Be careful about using harder reeds - I use very close-tipped, medium length mouthpieces and haven't found Gonzalez FOF 3.75 easy blowing or too soft (but as a personal preference I don't use FOFs). I don't know anything about Hawkins B, but if you go harder in Gonzalez FOFs and find the sound stuffy, it probably isn't the solution. Stuffy is generally not equivalent to larger or rounder or darker - it's just fuzzy and breathy, especially in the chalumeau and most specifically in the throat tones. A different brand reed with a different cut from FOF may bring you closer to what you're looking for.

Also, be careful about changing too many things at once in trying to change your sound. Once you change more than one thing, you don't really know which change was effective or what each contributed. My advice (FWIW) would be to start by trying changes in your physical approach - different vowel shapes, tongue positions, taking more or less mouthpiece into your mouth, different mouthpiece angles, etc... If you get anywhere with that, try to establish the new habit before you look for equipment. It may be that the Hawkins B (again, I don't know anything about it) has tendencies that you don't like and a different mouthpiece may make you more comfortable than just changing reed strength or brand.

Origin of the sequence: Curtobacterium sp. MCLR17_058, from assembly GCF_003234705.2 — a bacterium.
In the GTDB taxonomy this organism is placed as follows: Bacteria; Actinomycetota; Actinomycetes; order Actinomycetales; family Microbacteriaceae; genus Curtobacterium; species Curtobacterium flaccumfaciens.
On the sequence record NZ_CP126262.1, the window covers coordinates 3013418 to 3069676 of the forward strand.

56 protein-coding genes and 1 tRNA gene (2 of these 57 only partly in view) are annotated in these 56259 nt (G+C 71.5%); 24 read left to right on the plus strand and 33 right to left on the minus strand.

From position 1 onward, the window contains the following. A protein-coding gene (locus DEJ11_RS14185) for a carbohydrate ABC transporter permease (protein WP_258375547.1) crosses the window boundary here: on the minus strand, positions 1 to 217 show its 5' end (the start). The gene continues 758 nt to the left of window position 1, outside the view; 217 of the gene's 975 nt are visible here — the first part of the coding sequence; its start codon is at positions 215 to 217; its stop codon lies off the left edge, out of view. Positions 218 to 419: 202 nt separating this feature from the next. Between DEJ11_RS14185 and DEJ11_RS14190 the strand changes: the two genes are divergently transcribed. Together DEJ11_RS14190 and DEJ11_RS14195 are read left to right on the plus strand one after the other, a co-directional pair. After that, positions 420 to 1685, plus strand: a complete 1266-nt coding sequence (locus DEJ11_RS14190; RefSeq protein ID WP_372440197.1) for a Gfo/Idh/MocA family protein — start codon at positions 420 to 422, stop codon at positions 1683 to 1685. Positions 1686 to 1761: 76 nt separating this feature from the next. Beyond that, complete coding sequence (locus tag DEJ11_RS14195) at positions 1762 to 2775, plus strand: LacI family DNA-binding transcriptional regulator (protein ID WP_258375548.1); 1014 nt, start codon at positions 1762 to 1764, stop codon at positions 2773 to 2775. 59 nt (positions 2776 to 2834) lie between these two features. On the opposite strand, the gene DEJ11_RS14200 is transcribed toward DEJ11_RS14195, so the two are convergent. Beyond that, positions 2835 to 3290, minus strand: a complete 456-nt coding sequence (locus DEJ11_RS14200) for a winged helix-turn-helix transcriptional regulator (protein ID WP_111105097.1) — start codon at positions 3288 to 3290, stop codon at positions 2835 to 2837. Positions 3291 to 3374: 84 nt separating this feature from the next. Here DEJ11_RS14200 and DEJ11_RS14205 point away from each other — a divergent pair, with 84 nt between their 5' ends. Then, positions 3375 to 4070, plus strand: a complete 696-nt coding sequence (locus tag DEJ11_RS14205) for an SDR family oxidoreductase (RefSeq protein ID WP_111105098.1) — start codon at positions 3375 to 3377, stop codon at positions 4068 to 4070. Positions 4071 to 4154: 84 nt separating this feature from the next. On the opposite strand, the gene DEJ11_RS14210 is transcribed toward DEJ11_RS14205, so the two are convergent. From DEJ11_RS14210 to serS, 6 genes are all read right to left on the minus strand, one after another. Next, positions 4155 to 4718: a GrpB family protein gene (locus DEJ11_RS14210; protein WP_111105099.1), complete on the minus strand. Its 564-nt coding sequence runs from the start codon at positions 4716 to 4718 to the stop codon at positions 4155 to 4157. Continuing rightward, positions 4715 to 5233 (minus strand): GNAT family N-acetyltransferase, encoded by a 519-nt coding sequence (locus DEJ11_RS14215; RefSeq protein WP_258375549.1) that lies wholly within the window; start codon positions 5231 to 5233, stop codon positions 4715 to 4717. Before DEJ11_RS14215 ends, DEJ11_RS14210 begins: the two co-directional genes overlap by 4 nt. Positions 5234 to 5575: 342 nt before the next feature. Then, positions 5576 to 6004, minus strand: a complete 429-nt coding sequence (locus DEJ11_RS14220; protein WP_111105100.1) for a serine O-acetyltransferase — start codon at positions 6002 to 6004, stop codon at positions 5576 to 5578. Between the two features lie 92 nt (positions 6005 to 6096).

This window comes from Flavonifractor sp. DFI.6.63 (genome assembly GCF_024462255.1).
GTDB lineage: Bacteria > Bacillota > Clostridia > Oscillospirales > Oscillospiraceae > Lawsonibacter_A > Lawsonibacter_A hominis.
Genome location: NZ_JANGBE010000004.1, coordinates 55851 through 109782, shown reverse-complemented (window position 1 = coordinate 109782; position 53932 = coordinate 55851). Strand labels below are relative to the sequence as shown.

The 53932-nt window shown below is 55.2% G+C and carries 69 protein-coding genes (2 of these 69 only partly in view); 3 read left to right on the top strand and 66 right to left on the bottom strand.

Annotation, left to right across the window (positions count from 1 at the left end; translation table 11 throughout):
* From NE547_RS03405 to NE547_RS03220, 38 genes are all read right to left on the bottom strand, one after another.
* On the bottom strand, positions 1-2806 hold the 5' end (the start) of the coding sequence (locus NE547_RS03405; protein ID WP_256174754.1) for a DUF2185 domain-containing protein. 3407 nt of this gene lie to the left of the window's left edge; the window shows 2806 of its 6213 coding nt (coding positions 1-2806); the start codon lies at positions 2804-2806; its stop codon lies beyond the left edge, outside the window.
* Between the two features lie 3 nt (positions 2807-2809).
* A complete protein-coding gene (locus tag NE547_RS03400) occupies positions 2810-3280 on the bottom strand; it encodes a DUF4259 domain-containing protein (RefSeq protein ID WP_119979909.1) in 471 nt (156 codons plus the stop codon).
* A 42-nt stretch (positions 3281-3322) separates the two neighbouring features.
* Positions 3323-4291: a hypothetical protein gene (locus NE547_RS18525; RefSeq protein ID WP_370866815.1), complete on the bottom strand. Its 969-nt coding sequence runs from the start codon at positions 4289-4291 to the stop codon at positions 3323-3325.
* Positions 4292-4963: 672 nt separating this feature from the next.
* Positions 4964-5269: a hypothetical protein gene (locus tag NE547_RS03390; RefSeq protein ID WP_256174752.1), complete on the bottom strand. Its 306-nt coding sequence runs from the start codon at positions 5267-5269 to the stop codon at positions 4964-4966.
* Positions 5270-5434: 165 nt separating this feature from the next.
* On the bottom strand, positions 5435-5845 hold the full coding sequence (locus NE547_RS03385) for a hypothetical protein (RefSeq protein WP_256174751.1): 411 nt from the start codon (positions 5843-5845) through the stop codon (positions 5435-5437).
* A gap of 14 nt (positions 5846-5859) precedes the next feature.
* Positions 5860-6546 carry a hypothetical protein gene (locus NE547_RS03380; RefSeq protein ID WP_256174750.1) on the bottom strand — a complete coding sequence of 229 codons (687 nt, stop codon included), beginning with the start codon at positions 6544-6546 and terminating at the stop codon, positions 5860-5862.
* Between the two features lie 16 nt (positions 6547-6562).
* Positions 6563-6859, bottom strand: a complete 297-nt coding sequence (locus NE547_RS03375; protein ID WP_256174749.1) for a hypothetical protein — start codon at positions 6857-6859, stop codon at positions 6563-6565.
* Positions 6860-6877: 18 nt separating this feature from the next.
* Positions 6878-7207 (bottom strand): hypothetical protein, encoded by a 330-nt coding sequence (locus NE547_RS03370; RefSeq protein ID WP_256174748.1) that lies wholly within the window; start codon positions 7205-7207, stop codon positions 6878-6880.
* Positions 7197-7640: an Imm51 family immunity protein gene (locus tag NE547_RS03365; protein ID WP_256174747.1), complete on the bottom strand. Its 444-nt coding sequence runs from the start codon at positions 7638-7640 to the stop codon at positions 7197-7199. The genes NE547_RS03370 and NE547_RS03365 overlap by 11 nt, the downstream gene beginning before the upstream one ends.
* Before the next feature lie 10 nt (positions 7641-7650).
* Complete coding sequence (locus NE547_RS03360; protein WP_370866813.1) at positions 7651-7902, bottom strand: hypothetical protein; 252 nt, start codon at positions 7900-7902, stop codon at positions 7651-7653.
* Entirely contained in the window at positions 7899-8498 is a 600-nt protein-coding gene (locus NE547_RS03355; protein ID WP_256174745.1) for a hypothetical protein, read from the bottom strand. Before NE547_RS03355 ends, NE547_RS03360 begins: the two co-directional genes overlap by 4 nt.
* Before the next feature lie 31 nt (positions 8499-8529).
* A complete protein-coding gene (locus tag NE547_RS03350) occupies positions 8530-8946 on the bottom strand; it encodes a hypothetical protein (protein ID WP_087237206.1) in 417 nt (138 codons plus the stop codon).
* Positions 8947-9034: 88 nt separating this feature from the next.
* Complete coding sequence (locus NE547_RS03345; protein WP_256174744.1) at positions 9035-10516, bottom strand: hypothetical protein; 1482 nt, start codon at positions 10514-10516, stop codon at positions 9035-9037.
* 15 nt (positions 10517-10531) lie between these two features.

It's often easier, depending on your level of experience (which you don't really tell us about), to have a teacher working on this kind of change with you who can hear you - may hear you differently from the the way you hear yourself - and who may well have helped other students solve the same kind of problems in the past. You may be trying to re-invent the wheel on your own. That can be a frustrating waste of energy.


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 Re: Sweeter, darker, larger sound?
Author: Ed Palanker 
Date:   2010-06-05 14:44